April 27th, 2019
We drove along some twisting, winding roads through the Ozark Mountains in Arkansas. There was farm land in the narrow valleys, but we also saw deep forests covering the steep hillsides. The scenery was beautiful, for the most part.
Small houses and trailers peeked through the trees. Some of the homes were neat and tidy. Other houses were in various states of disrepair. A few of them were literally collapsing. Many of them were surrounded by piles of junk. I found that to be both curious and disturbing.
As we drove by these homes, I could see abandoned cars and trucks, broken swing sets, stacks of rotting lumber, rusting bicycles, and other things that had somehow become useless to their owners. I’ve seen scenes like this before; on the marijuana farms in the hills of Oregon, in the backwoods of Appalachia, on the reservations in Montana, on the farms only a few miles from our home in Wisconsin. The images are always the same. Things are left exactly where they stopped working, or where they fell to the ground. A screwdriver lies in the dirt. A truck sits in the yard, never to move again. Kids’ toys lie on the ground, faded by the sun and half-hidden by the weeds.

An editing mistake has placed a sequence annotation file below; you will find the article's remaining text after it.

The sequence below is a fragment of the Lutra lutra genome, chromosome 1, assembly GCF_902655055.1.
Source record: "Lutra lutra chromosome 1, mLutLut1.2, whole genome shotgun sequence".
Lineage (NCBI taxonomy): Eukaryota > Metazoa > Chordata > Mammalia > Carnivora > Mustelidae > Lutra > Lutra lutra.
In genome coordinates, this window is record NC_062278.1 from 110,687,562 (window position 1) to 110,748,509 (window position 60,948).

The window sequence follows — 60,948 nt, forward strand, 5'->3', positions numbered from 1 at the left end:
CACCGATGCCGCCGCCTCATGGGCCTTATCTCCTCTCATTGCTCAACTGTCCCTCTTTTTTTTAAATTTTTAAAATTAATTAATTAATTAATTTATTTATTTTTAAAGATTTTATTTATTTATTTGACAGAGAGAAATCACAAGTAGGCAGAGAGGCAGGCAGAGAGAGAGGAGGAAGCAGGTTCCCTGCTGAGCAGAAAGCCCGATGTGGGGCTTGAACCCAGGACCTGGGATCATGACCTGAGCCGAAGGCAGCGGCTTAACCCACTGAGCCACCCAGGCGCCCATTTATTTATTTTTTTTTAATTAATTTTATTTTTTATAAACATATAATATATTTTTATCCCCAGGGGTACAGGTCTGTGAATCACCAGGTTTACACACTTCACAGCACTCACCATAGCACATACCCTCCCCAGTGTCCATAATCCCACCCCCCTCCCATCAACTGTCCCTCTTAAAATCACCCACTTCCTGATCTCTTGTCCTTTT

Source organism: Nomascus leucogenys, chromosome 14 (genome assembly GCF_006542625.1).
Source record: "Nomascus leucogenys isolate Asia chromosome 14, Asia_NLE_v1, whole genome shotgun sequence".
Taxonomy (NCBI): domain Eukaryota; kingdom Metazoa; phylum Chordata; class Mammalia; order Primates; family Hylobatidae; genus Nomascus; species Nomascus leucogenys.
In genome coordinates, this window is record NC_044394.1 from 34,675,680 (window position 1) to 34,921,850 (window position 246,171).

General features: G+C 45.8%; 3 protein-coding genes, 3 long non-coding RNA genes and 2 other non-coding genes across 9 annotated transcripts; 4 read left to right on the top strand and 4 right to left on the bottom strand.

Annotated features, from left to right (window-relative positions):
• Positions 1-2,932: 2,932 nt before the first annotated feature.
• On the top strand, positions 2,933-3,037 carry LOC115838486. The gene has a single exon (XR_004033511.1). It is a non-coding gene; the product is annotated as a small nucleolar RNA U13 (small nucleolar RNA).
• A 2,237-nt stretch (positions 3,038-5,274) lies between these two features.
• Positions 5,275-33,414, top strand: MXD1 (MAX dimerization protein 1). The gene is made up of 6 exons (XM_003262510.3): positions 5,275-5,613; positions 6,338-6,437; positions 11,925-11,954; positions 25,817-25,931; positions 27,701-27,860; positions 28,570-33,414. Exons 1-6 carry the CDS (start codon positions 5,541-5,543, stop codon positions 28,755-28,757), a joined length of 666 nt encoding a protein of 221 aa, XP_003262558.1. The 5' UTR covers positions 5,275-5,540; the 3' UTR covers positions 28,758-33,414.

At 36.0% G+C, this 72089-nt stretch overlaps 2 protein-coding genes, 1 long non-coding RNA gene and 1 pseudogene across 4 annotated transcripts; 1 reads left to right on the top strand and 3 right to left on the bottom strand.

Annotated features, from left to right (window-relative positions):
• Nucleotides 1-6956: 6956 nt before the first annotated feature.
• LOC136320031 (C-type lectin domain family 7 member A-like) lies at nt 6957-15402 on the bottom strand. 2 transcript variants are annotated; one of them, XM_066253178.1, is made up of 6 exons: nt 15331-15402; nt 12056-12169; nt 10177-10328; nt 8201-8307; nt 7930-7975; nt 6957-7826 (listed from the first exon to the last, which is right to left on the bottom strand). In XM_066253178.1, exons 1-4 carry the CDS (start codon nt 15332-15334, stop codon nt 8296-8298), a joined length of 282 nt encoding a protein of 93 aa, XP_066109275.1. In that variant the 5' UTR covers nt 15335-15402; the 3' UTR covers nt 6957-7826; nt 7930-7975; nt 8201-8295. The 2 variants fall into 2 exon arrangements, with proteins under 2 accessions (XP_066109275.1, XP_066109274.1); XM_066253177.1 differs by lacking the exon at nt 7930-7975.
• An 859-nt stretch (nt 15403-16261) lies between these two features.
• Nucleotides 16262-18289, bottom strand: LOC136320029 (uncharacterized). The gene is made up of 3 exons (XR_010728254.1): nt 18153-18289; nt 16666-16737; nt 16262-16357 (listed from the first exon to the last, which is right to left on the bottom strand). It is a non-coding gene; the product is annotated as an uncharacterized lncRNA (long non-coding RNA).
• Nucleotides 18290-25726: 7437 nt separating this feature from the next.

It’s the dark side of consumerism. These people in the woods are most likely poor. They don’t have more junk than anyone else. They just can’t afford to hide it. They can’t haul the stuff away, or put into storage.
We have a big enough house to store all of our crap. Our home is a living example of the Second Law of Thermodynamics: entropy (disorder) always increases. Our house is full of things that are held in an environment of barely controlled chaos. We have all sorts of things that we no longer use, or no longer work. We hang on to possessions out of sentiment or laziness. Clutter increases. We consider throwing things out, but we never actually do it.
If the folks in Arkansas cleared out the stuff on their property, would it really help? If we threw our things away, would it help? All this debris would just wind up in a landfill somewhere. It wouldn’t disappear. It would become somebody else’s problem.
I don’t want to buy any more stuff.